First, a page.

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Related: corpse - necro- - paraphilia - death

unidentified illustration of the exploits of Sergeant Bertrand
Image sourced here.

Desiring the Dead: Necrophilia and Nineteenth-Century French Literature (2003) - Lisa Downing [Amazon.com] [FR] [DE] [UK]


--American Heritage Dictionary


Necrophilia is a paraphilia characterized by a sexual attraction to corpses. This has been a charactistic of several serial killers, notably Ed Gein, though it is very rare even in that context. There have been numerous cases of necrophiles working in the funeral business, as it provides them with easy access to corpses.

In California, there were laws against mutilating a corpse or digging it out of a grave, but not against having sex with it. However, this changed on September 10, 2004, when Govenor Arnold Schwarzenegger signed a bill making necrophilic acts a felony punishable by up to eight years in prison.

In Colorado it might be covered by the misdemeanor "treats the body or remains of any person in a way that would outrage normal family sensibilities" (Colorado Statutes/Title 18 Criminal Code/Article 13 Miscellaneous Offenses/18-13-101. Abuse Of A Corpse).

Similarly in Alabama, where it was considered that sexual acts with a body may constitute "abuse of a corpse", but not rape.

In the United Kingdom, sexual penetration of a corpse was banned with the new Sexual Offences Act 2003, which makes it punishable by up to two years in prison. --http://en.wikipedia.org/wiki/Necrophilia [Oct 2004]

Sergeant Bertrand

One of the most remarkable cases of necrophilia on record concerns a French army sergeant named Bertrand. Sergeant Bertrand was by no means a withdrawn or shy personality; on the contrary, he was well-liked by his men, and something of a Don Juan with the country girls. His arrest in 1849 came as a shock to his army comrades, for it was alleged, and proved at his trial, that for the past two years he had been in the habit of entering cemeteries at night and seeking out the newly-buried bodies of young girls. These corpses, usually buried without coffins, excited him more than living mistresses. Of the corpse of a 16-year-old girl he said: "I did everything to her that a passionate lover does to a mistress," and added, "All my enjoyment with living women is as nothing compared to it." On the first occasion when he saw an unburied corpse in a grave, he was so overcome with frenzy that he leapt into the grave and proceeded to beat it with a spade. Later, he returned, dug it up, and committed acts of necrophia. The compulsion was so powerful that he once swam an icy stream in winter to get into a graveyard. He usually ended by disembowelling the corpse. --via Morbid Fact du Jour via The Mammoth Book Of The History Of Murder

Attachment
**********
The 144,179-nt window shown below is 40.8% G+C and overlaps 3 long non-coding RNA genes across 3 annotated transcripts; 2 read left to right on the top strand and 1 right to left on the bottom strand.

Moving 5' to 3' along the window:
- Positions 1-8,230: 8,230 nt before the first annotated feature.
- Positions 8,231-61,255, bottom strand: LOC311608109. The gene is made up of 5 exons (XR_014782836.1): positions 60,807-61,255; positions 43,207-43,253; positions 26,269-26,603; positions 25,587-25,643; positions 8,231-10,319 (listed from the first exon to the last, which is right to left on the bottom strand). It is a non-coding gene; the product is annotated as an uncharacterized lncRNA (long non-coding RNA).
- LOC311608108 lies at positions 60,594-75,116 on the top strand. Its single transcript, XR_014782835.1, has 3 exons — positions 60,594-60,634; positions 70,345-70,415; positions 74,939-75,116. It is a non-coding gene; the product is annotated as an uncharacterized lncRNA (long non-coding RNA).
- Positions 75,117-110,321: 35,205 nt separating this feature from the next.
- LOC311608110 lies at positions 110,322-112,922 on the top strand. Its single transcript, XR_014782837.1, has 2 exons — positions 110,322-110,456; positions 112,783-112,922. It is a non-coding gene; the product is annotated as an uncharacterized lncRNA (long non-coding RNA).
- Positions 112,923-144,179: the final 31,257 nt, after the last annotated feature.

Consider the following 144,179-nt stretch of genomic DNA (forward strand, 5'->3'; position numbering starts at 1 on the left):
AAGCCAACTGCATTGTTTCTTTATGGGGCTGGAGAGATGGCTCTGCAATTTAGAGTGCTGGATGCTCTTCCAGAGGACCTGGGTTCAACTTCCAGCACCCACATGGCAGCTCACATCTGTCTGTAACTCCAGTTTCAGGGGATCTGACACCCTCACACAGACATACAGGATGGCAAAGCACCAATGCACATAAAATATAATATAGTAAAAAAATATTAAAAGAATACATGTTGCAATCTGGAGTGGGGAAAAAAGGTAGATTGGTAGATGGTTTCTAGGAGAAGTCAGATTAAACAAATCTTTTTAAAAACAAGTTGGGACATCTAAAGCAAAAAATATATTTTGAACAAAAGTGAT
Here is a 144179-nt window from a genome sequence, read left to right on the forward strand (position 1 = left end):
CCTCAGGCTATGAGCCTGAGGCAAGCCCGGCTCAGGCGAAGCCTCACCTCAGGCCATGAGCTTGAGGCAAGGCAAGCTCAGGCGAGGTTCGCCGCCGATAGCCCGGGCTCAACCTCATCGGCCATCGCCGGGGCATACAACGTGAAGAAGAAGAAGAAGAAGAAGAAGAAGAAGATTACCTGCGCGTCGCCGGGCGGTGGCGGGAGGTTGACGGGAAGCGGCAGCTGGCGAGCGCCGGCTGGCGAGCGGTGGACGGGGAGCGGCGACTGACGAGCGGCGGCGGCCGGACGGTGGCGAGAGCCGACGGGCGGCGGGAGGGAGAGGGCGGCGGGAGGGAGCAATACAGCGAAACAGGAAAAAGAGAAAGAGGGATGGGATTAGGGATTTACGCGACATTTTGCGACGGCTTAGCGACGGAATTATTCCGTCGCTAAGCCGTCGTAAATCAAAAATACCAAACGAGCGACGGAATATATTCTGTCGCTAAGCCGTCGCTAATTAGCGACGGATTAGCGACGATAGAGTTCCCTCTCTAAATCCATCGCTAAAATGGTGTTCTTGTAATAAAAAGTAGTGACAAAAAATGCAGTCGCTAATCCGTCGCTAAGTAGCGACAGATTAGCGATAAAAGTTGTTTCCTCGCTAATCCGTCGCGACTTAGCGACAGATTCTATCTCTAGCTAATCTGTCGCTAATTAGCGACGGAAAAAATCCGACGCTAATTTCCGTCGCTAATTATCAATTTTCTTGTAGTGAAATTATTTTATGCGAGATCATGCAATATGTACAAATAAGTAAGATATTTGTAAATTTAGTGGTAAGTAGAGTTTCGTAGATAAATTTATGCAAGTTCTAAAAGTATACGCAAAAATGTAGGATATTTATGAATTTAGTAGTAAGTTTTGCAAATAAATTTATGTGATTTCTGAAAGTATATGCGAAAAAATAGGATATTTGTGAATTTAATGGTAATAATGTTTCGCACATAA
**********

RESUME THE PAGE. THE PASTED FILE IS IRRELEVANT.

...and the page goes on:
“Listen to this: a soldier who had lost a great deal of blood was recently found at the gates of the Val-de-Grâce hospice, where he had managed to drag himself. The wounded man, one Sergeant François Bertrand, of the 74th line regiment, initially declared that he had been hit by a volley of bullets on his way back to his quarters after a night of carousing in a tavern at the Barrière d’Enfer. He claimed he had been unable to distinguish the source of the rifle fire. But, skilfully interrogated by the physician who had removed the slugs from a large number of wounds in his flesh, made by several different projectiles of unequal size, Bertrand finally changed his story. He admitted he had fallen into the trap that had been set inside Montparnasse Cemetery, for he was in the habit of sneaking in almost nightly to search fresh graves. Luckily, he said nothing of the other soldier who was also there that night... in a lifeless state, it is true. No doubt, he did not notice him. That’s a stroke of luck.” The Chevalier Dupin by Gérard Dôle via http://mapage.noos.fr/chevalierdupin/sergeantbertrand/sergeantbertrand.htm [Feb 2006]